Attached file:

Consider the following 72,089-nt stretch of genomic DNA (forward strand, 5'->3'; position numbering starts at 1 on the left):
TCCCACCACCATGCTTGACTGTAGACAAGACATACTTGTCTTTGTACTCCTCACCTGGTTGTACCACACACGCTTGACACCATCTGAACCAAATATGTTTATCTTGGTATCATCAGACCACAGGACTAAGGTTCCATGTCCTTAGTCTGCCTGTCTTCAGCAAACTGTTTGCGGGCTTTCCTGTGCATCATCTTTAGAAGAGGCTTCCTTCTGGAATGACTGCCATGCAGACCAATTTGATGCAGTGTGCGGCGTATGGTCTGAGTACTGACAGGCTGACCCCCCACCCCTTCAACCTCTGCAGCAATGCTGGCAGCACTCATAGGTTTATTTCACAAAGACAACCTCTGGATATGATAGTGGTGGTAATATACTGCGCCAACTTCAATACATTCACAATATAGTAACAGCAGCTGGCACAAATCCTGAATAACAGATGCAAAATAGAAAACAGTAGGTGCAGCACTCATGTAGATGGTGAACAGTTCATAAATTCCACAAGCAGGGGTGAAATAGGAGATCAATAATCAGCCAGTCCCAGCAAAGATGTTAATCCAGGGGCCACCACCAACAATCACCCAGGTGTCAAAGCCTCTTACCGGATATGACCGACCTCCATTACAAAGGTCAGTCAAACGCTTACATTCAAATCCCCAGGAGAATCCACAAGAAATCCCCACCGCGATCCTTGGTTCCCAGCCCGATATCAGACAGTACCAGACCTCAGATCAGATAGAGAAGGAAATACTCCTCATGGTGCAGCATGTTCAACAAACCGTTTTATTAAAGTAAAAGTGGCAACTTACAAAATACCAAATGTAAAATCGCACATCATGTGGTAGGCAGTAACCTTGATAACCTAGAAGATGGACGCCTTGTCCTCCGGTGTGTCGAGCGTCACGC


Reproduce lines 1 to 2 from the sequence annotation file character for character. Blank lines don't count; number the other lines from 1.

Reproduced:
Consider the following 72,089-nt stretch of genomic DNA (forward strand, 5'->3'; position numbering starts at 1 on the left):
TCCCACCACCATGCTTGACTGTAGACAAGACATACTTGTCTTTGTACTCCTCACCTGGTTGTACCACACACGCTTGACACCATCTGAACCAAATATGTTTATCTTGGTATCATCAGACCACAGGACTAAGGTTCCATGTCCTTAGTCTGCCTGTCTTCAGCAAACTGTTTGCGGGCTTTCCTGTGCATCATCTTTAGAAGAGGCTTCCTTCTGGAATGACTGCCATGCAGACCAATTTGATGCAGTGTGCGGCGTATGGTCTGAGTACTGACAGGCTGACCCCCCACCCCTTCAACCTCTGCAGCAATGCTGGCAGCACTCATAGGTTTATTTCACAAAGACAACCTCTGGATATGATAGTGGTGGTAATATACTGCGCCAACTTCAATACATTCACAATATAGTAACAGCAGCTGGCACAAATCCTGAATAACAGATGCAAAATAGAAAACAGTAGGTGCAGCACTCATGTAGATGGTGAACAGTTCATAAATTCCACAAGCAGGGGTGAAATAGGAGATCAATAATCAGCCAGTCCCAGCAAAGATGTTAATCCAGGGGCCACCACCAACAATCACCCAGGTGTCAAAGCCTCTTACCGGATATGACCGACCTCCATTACAAAGGTCAGTCAAACGCTTACATTCAAATCCCCAGGAGAATCCACAAGAAATCCCCACCGCGATCCTTGGTTCCCAGCCCGATATCAGACAGTACCAGACCTCAGATCAGATAGAGAAGGAAATACTCCTCATGGTGCAGCATGTTCAACAAACCGTTTTATTAAAGTAAAAGTGGCAACTTACAAAATACCAAATGTAAAATCGCACATCATGTGGTAGGCAGTAACCTTGATAACCTAGAAGATGGACGCCTTGTCCTCCGGTGTGTCGAGCGTCACGC